Hey, I’ve written in both. Both ways have distinct advantages, and both have distinct disadvantages. I’m going to state my opinion first and foremost: I have come to despise 1st-person storytelling. It seems to me like a “cheating” way and is therefore used by only inexperienced writers. But quite a few first-person novels or hailed as classics: Dracula, Treasure Island, and Robinson Crusoe. Still, I do not reconsider: 1st-person novels bug me.
However, I will not conceal from you that 1st-person novels do indeed have a place in writing. Heaven forbid that I would ban this writing style, or, even worse, discourage you from writing in it. That’s not my intention. My honest opinion up there was just an opinion, and if you want to narrate your story from the first person, good on ya.
One of the great benefits of writing in the first person is that it is indisputably easier. It’s like playing a role: you adopt the knowledge, demeanor, and mannerisms of the character who is narrating, and speak through them. When you write from the third person, you have to imply that this was what the character was thinking without necessarily telling the reader that. The reader has to do a little logical implication. With first person, the main character is literally telling the reader what they think or thought.
However, this same thing can be used as a downside: S-P-E-L-L-I-N-G everything out for your reader can lead to monotony. Since this character, in time, will adopt well-known ways of thinking, the reader will grow bored and start to predict the character’s actions. Also, it doesn’t leave much room for mysteriousness. The character who is narrating will not have an abundant ability to hide things about himself or herself from the reader. Such things get old quickly.
However, if you make an effort to keep the narrator’s thoughts from the reader, it’s possible. Try quick, short hints and subject changes. Hint about the narrator’s past and then quickly change the subject. Quarter off portions of his/her mind so that they actually don’t think about those things. Muddy the waters of “Did this happen or didn’t it?” Don’t draw straight lines about the narrators past until they wish to reveal it.
Also, many writers who write in the first person forget to add more than one perspective. This limits the reader to only what the hero (or whoever is narrating) sees. This may work in Sherlock Holmes, but you’re no A. Conan Doyle. Besides, Watson (who is the narrator) gets the whole story from Holmes’ view in the end. Such a storytelling technique is difficult to pull off, but be prepared to be able to tell more than one story in a first-person story.
Usually, however, I favor 3rd-person stories. They avoid pitfalls that happen to most 1st-person stories, and it’s the main style used by writers of our day. If I wrote in 1st person all the time, I’d miss all of the little narrator-type sentences I could put in like “It was a foolish decision” and writing “Silvia said” or “Bob said” or “Richard said” all the freaking time. It’s just my style.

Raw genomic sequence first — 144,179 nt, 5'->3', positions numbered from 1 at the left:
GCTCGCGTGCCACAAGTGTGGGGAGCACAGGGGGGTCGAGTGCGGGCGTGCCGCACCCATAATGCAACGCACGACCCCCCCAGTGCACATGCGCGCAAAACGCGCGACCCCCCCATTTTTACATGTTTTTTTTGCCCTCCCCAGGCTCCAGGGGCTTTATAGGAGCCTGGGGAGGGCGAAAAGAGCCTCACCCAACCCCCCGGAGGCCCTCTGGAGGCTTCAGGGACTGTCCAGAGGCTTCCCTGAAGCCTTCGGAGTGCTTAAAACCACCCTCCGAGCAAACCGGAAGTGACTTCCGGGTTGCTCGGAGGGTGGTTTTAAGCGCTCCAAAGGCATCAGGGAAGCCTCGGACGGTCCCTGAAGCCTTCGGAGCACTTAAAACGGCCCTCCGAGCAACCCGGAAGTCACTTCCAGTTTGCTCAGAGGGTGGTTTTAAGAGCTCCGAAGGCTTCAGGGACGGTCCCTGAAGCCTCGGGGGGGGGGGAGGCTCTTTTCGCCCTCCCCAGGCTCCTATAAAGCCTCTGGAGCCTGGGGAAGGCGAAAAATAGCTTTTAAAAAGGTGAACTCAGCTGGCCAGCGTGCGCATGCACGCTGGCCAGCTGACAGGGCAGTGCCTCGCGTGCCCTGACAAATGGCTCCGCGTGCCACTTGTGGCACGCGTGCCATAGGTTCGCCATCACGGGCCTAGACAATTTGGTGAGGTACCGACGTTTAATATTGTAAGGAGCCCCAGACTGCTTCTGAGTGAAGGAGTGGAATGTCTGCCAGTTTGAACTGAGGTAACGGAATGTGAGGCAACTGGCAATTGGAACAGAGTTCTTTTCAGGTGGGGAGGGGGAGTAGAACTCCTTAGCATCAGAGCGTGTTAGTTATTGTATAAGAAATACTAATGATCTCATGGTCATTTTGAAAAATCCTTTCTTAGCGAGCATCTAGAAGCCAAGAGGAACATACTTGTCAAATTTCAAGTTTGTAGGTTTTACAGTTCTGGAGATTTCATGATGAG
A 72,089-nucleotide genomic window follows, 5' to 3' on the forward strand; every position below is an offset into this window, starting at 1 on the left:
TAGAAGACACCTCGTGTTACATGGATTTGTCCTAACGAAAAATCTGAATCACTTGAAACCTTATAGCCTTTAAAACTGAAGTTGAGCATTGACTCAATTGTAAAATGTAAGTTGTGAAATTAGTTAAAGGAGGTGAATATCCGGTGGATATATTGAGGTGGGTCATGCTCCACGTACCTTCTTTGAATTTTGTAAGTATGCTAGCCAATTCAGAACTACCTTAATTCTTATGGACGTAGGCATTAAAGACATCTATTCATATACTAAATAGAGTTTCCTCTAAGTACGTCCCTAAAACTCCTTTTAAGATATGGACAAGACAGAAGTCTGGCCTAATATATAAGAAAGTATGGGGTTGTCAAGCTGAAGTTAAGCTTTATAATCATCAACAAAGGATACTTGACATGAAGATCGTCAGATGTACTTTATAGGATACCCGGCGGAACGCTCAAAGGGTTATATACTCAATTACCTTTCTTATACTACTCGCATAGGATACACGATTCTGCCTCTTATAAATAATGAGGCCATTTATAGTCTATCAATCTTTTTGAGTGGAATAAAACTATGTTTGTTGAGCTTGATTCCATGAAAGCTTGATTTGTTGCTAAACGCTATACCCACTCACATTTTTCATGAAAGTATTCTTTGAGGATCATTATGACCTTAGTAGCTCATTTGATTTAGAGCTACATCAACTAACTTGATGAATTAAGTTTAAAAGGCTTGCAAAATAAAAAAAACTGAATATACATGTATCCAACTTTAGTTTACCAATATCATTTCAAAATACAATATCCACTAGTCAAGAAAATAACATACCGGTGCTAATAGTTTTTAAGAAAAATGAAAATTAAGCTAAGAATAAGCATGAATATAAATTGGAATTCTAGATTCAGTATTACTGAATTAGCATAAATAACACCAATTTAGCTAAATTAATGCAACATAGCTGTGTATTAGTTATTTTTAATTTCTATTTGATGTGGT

However, if you like writing 3-person stories, I’d advise against comments like “I wouldn’t have done the same if I were him” or such. We call this breaking the fourth wall, and, in my opinion, it sounds pompous and patronizing. Just tell the story, and don’t talk to the reader. It easily comes off as being annoying.
If you are undecided as to which one to use, I have a suggestion: choose 1st-person if you want to tell a more personal story, and use 3rd-person if you want to use a more general story. The smaller your cast, the better a first-person standpoint would work. The bigger your cast, the better a 3rd-person cast would work.
One final word: If you like both, you might consider going with both. The main character narrates from his perspective, but when he’s indisposed, sleeping, drugged, or dead, you could temporarily switch to a 3rd-person standpoint. The western novel writer, Louis La’mour, tried this trick in his writing. Any of these styles work, just be sure to handle them right.
Creation Challenge: Think of one of your stories that is in the third person. Imagine for a moment that that story was in the first person. Who would be the narrator? Why? Would the plot be any different because of it? Would they use a dialect or different word choice?
Good luck, and happy writing!
P.S. Just don’t narrate the first person while using third person pronouns, precious.
One thought on “Should I Write in the 1st or 3rd Person?”
I love playing with POVs. In fact, I journal in third person sometimes just to keep the voice fresh. Great post here. Thanks for sharing!
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